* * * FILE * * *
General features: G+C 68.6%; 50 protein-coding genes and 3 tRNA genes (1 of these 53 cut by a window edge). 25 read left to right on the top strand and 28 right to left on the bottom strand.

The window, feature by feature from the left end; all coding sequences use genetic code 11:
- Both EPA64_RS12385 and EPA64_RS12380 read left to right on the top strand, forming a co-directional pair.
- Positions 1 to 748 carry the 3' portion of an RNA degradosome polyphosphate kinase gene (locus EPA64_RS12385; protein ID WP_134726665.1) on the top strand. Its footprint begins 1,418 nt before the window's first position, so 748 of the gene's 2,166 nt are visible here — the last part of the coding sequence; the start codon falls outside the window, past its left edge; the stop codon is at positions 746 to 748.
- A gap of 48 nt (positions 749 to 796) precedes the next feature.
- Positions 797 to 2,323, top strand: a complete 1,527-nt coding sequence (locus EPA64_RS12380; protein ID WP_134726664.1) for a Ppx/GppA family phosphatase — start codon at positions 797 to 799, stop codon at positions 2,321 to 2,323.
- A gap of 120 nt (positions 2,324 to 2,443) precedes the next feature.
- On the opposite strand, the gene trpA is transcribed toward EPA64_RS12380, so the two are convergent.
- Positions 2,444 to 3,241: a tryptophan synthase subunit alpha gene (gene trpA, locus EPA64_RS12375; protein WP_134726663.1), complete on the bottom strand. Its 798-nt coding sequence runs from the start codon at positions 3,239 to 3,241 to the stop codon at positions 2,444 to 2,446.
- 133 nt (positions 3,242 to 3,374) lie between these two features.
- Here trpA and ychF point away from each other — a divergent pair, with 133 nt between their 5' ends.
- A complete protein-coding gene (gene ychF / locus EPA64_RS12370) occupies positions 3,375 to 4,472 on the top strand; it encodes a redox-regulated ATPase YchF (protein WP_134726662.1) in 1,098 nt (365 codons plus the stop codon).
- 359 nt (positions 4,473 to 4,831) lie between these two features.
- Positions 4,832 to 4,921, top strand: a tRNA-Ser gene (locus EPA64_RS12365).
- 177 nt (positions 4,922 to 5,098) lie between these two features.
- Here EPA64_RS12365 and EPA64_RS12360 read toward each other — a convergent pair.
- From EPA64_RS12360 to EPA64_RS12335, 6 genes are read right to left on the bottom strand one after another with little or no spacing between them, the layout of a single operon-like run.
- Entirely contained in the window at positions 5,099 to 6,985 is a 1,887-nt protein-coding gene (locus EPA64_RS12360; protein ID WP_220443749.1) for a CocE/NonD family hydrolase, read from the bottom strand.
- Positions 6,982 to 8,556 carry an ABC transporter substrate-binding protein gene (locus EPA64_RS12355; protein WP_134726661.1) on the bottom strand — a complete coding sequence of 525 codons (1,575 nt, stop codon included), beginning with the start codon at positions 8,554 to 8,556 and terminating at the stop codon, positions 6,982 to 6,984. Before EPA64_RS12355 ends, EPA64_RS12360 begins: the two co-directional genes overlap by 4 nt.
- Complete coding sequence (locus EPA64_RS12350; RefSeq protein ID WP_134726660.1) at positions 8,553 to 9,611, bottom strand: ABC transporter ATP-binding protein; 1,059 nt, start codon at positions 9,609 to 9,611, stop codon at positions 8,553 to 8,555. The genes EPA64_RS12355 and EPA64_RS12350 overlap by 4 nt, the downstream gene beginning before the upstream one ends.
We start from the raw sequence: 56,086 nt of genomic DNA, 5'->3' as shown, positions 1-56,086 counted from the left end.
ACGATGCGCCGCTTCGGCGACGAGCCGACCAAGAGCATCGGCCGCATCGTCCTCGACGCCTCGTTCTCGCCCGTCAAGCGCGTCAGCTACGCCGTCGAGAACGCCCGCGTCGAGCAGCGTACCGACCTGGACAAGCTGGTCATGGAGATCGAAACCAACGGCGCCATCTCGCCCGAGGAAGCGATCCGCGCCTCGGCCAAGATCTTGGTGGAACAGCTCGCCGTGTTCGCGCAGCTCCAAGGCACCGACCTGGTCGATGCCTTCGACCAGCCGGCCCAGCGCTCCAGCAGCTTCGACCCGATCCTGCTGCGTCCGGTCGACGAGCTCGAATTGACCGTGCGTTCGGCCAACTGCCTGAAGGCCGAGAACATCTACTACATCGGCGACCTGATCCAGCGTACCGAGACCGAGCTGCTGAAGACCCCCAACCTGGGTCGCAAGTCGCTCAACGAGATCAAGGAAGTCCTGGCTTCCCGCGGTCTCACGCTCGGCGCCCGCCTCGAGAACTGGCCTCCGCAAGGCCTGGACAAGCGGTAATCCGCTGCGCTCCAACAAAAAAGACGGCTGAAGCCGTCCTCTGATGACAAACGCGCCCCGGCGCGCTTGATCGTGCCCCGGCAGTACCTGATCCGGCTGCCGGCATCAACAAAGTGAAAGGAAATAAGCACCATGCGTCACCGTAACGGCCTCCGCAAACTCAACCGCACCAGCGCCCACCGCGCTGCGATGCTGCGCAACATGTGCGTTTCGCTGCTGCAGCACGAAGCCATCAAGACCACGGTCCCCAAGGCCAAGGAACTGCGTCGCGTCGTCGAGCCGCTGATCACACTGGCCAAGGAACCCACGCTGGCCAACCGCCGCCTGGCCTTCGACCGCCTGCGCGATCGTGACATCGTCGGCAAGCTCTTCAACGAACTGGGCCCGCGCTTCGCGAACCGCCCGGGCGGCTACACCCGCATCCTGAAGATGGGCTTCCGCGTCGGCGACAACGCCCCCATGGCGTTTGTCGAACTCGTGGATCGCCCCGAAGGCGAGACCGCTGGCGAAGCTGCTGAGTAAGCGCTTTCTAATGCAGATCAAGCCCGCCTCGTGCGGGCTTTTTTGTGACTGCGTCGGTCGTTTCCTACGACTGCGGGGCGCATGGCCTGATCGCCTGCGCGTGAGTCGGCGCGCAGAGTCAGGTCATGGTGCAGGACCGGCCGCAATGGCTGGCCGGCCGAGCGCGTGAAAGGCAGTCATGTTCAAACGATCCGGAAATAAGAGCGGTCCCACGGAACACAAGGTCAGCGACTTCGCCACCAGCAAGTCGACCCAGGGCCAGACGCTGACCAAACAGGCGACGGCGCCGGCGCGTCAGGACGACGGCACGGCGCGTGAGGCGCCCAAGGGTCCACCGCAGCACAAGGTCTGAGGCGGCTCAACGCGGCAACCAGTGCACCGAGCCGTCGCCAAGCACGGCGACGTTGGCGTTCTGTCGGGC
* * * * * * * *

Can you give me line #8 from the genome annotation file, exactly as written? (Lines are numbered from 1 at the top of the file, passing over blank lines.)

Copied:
- On the opposite strand, the gene trpA is transcribed toward EPA64_RS12380, so the two are convergent.